Monday, May 8, 2017

You Can't Unsee It

I'm a big fan of some of the more whimsical online accounts such as Col Gateway, Ms. Frizz, and, of course, Mr. Trash Wheel. Not only is Mr. Trash Wheel fun, but he's doing his bit to clean up the Inner Harbor and educate folks on how to change habits that lead to pollution. It's a beautiful combination.

Recently Mr. Trash Wheel teamed with Peabody Heights Brewery to create a limited edition ale which will benefit Healthy Harbor. Here's a video from the release party.

My first response was: this is so much fun! This is what I want to see in Columbia 50th celebrations!

My second response, coming fast upon the first, was: oh my word. Everyone is white.*

Once you start seeing it, you can't unsee it.

There are so many ways our lives are segregated. I keep remembering what a woman in front of me said at an African American Community Roundtable event last year at HCC. I can't quote her word-for-word, but the gist of her comment was that black people had to cope with and deal with white people all the time, but the same was not true in the reverse. It was possible for white people to live and work and play and have little to no contact with people of other races. Knowing how to interact was not essential for success or survival. Being around lots of other white people was just "the norm."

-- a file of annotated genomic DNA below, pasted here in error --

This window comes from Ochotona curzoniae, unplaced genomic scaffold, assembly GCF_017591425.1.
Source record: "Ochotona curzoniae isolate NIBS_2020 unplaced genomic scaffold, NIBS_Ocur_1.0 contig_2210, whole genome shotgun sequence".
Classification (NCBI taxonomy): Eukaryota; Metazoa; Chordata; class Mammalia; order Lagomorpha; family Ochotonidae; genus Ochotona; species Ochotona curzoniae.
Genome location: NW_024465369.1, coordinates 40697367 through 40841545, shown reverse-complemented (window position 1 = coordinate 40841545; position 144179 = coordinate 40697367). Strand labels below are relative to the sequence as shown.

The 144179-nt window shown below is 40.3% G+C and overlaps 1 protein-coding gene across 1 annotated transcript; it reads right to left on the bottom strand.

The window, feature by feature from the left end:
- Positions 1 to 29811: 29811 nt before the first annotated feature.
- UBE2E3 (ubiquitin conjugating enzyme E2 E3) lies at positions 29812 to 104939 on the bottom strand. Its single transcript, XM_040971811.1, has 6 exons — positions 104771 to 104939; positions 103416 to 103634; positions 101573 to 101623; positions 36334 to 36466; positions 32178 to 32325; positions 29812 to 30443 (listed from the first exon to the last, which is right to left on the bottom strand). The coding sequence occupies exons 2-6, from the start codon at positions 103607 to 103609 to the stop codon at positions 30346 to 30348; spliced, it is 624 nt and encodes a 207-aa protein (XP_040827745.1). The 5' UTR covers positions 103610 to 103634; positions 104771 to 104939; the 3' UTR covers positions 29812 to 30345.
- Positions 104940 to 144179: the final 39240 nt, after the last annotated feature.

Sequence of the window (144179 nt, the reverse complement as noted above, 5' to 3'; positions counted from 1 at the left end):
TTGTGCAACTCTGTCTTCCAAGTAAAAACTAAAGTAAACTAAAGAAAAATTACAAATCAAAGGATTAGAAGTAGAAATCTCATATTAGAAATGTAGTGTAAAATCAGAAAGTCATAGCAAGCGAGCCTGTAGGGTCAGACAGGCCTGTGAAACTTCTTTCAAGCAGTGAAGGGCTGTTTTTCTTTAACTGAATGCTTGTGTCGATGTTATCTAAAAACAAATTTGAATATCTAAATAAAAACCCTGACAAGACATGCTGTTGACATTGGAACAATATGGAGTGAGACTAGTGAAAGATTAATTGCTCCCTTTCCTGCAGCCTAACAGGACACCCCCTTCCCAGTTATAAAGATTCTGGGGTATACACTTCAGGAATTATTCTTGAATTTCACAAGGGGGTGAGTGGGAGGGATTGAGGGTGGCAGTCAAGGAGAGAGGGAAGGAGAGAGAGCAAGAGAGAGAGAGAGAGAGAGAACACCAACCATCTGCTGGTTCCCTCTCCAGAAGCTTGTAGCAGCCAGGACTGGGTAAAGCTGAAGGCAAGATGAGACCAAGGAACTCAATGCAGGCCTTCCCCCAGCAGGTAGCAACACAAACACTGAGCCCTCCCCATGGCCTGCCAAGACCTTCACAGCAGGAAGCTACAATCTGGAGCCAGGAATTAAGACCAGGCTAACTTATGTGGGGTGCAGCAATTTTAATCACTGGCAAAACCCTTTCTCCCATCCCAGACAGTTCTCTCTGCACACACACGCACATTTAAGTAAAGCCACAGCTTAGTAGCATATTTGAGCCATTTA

It is possible, as a white person, to be oblivious to this and still survive. And succeed.

This has profound implications for how we address issues of race in a culture where whites still hold a position of privilege, often while unaware of how entrenched that privilege is. It effects how community members feel about creating the Diversity Coordinator position in the Howard County Schools. It influences opinions on whether or not we have de facto segregation in our school system. Whether conscious or unconscious, it is there.

As we look at a better future for our school system, I hope we consider what an amazing opportunity we have to address this with our children. What better place to start than the place where we all come together? Better policies now are a long-term investment for our future. Do we want to perpetuate segregation or open the doors to true integration?

Diversity Is Being Invited to the Party; Inclusion Is Being Asked to Dance

As you go through your week, I suggest that you keep your eyes open to see who is invited to the party and who is asked to dance.

Questions or Comments? Post them here:

*A postscript: this post is not meant to criticize the Healthy Harbor initiative in any way, but rather to show how my gaze has changed and what that means to me.

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